The human brain depends on interregional neural communications between different cortices in order to function properly. These communications are accompanied by oscillations at very low frequencies that all contribute to healthy brain activity. Various psychoacoustic phenomena have been used as means to stimulate these oscillations in order to ‘flex’ the perhaps missing waves in people who are experiencing distress. Alpha waves, for instance, are the neural oscillations tied to states of mental relaxation and when they’re deficient, people often show signs of depression, anxiety and sleep disorders such as insomnia (Kraft, 2006). Audiologists have synthesized various psychoacoustic stimuli that have shown concrete results in stimulating desired neural oscillations such as Alpha waves. However, many of these sounds can be perceived as invasive by many people and, thus, would not be listened to leisurely.

Our solution is to take these research practices and reverse-engineer them into their core elements in order to then integrate them into the type of content that users would desire to experience, much like they do with any other storytelling mediums. This is no easy task; but through employing various audio engineering ticks, experimenting with hacked instruments, synthesizing auditory illusions and even composing our music within a completely different tuning structure, we are able to successfully integrate these psychoacoustic stimulations within music. We even go one step further, making these simulations interactive through the use of portable EEG readers, allowing for a completely personalized experience.

We also spend a lot of time researching how certain musical and sonic aesthetics affect the brain as well. Through the lens of biometrics (also tested using EEG readers), we were able to research what sounds naturally cause long-term therapeutic effects in the brain. Evoking a similar effect as the synthesized auditory illusions, these sounds demonstrated an increase in the brain wave oscillations that we hoped to induce in their natural form. Using these sounds within a carefully curated music mix, psychoacoustic stimuli, and brainwave-driven interaction, we built a therapeutic experience that can then be paired within any environment, whether it be a multi-sensory installation or, soon, the comfort of our users’ homes.

In our advanced technological age, people demand that advancements be made for an evolutionary purpose. People have now gotten to a point to where they want to optimize their own biology; there’s no reason this process needs to be restricted to big tech companies and scientists. As the lines between art, science and technology blur, it becomes increasingly apparent that the possibilities to change things that had once been seen unchangeable are on the horizon. Throughout this article, I skimmed the surface of one method in doing so. But this practice can be employed through any medium as well. Biologically curating media can be accomplished through any practice; whether it’s through changing strategic colour balances within a video or testing story elements. All it requires is conducting empirical testing using biometrics, and media creators can be given the power to evoke quantifiable changes in our biological functioning. This of course raises a whole new level of ethics we must abide by, so my only recommendation is to be cautious of ethical boundaries/limits and as the people at Google like to say, “Don’t be evil.”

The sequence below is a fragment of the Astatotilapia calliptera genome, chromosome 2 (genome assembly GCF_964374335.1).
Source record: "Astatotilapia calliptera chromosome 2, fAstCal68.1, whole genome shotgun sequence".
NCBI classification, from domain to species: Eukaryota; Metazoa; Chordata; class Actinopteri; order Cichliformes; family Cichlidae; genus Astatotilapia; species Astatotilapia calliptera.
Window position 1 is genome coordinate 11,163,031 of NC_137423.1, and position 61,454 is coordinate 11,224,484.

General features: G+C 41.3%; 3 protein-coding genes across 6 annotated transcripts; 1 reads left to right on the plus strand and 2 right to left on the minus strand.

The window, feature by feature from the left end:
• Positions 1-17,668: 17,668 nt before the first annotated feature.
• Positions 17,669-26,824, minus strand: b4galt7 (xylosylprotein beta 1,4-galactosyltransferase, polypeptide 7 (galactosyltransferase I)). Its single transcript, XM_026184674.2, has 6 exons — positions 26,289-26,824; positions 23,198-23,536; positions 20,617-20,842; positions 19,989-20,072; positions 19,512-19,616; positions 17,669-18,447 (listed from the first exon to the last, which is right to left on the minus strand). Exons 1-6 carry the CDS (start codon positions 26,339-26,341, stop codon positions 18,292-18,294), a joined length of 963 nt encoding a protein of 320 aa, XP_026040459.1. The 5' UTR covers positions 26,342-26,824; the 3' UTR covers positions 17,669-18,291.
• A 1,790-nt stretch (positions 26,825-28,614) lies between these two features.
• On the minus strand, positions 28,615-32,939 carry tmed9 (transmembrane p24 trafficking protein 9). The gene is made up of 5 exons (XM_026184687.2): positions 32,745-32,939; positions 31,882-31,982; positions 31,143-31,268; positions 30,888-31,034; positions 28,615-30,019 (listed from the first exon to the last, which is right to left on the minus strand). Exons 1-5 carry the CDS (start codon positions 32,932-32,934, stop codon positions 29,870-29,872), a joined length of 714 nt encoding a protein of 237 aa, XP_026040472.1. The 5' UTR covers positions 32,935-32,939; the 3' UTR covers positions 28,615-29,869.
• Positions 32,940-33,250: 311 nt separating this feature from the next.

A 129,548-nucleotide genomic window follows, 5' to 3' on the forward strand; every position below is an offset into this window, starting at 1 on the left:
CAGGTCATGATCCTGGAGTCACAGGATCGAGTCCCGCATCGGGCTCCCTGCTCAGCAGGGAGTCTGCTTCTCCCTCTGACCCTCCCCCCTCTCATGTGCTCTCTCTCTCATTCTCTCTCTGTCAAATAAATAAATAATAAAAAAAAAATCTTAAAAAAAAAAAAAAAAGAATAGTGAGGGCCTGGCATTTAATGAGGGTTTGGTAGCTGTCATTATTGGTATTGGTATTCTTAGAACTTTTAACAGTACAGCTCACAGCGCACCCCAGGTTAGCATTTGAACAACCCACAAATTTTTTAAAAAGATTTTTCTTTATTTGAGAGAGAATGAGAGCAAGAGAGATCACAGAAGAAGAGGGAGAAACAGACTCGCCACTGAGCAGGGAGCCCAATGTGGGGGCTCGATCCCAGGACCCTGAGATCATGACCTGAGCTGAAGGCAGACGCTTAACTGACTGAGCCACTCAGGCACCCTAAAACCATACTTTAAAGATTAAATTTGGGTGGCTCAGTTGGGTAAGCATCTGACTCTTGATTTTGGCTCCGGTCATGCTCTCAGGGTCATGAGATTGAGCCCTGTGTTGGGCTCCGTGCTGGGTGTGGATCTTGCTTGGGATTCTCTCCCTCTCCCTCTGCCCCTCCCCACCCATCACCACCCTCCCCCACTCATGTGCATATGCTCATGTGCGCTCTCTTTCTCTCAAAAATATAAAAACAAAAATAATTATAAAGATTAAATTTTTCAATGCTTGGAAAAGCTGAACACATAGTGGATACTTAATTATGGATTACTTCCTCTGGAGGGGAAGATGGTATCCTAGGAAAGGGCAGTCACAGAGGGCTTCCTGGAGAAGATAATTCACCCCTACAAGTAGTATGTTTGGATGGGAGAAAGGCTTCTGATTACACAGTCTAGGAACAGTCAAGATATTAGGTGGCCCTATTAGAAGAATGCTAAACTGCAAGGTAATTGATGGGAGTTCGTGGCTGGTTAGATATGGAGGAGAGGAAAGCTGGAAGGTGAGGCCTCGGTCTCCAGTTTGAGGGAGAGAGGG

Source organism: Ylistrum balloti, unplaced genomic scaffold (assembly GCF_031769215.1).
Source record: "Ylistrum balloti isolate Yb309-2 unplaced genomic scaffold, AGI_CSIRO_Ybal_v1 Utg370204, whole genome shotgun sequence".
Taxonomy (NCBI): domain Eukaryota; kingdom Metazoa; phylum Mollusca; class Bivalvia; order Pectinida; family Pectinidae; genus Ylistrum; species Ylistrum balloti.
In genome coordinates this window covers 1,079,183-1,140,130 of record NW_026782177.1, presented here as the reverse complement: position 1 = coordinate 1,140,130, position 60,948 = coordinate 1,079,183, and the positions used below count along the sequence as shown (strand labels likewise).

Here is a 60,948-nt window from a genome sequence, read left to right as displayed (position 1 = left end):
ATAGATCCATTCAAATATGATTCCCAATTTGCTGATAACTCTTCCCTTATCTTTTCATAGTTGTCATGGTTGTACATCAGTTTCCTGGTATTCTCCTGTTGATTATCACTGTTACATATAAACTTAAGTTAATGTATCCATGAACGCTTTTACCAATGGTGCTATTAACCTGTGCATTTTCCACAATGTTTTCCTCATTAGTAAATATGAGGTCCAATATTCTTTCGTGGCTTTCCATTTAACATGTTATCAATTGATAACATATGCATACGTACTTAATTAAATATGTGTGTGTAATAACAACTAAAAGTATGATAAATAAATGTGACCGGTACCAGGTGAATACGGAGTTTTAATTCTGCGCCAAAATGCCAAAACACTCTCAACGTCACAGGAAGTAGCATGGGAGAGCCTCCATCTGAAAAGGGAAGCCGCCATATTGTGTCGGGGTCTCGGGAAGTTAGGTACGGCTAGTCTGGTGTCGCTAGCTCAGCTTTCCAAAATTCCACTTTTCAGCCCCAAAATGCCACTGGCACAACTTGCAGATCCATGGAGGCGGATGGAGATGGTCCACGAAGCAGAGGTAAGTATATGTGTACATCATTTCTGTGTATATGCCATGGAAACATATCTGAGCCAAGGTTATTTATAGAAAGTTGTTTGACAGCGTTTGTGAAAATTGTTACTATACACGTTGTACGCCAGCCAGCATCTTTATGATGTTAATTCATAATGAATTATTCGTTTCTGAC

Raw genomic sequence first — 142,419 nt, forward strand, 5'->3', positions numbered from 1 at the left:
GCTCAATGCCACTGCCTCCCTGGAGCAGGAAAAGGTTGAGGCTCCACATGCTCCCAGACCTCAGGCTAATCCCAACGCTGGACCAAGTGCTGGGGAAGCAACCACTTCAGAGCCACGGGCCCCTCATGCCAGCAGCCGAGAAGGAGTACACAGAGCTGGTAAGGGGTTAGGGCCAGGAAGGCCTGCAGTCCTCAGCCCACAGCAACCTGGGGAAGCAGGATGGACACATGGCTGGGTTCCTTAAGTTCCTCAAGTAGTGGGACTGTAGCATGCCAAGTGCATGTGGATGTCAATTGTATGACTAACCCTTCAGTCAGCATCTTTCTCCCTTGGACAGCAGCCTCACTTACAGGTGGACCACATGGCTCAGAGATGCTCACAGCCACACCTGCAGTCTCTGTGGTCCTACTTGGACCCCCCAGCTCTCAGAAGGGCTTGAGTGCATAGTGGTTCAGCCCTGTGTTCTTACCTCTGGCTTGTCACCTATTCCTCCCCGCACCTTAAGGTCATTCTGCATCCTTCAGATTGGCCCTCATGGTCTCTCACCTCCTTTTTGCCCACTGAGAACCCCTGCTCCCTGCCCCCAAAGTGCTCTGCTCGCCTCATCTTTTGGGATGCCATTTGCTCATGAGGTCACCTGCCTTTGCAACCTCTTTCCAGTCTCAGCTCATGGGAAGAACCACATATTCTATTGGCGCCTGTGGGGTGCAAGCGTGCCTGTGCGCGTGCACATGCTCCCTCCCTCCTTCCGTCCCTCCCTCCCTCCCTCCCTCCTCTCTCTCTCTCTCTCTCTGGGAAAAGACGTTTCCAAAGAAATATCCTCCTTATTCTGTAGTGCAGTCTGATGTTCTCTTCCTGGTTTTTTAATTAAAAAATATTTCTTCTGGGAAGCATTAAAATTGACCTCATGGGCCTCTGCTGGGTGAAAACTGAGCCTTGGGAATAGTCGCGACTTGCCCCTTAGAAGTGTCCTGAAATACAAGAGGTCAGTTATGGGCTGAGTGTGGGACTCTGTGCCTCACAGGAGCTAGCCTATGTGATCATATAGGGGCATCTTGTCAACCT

Read More :

Chuan-Chih Yang, Alfonso Barros-Loscertales, Daniel Pinazo, et al., “State and Training Effects of Mindfulness Meditation on Brain Networks Reflects Neuronal Mechanisms of its Antidepressant Effect,

Neural Plasticity 2016 (2015): 0–14. doi:10.1155/2016/9504642

Ulrich Kraft. Train Your Brain: Mental exercises with neurofeedback may ease symptoms of attention-deficit disorder, epilepsy and depression — and even boost cognition in healthy brains. Scientific American. June 2007


Biohacking: managing one’s own biology through various methodologies

Empathetic System: a computational system that can fully understand somebody’s state of distress and work towards remedying it

Psychoacoustics: the branch of psychology that’s concerned with the perception of sound and its physiological effects (the effects it has on the body).

Neurological Sound Therapy: the controlled stimulation of the ear with a variety of vibrations in order to evoke noticeable changes in a participant’s neurological activity.

Auditory Illusions: an illusion of hearing, the aural equivalent of an optical illusion: the listener hears either sounds which are not present in the stimulus, or “impossible” sounds.

Biometrics: the measurement and statistical analysis of people’s physical and behavioural characteristics.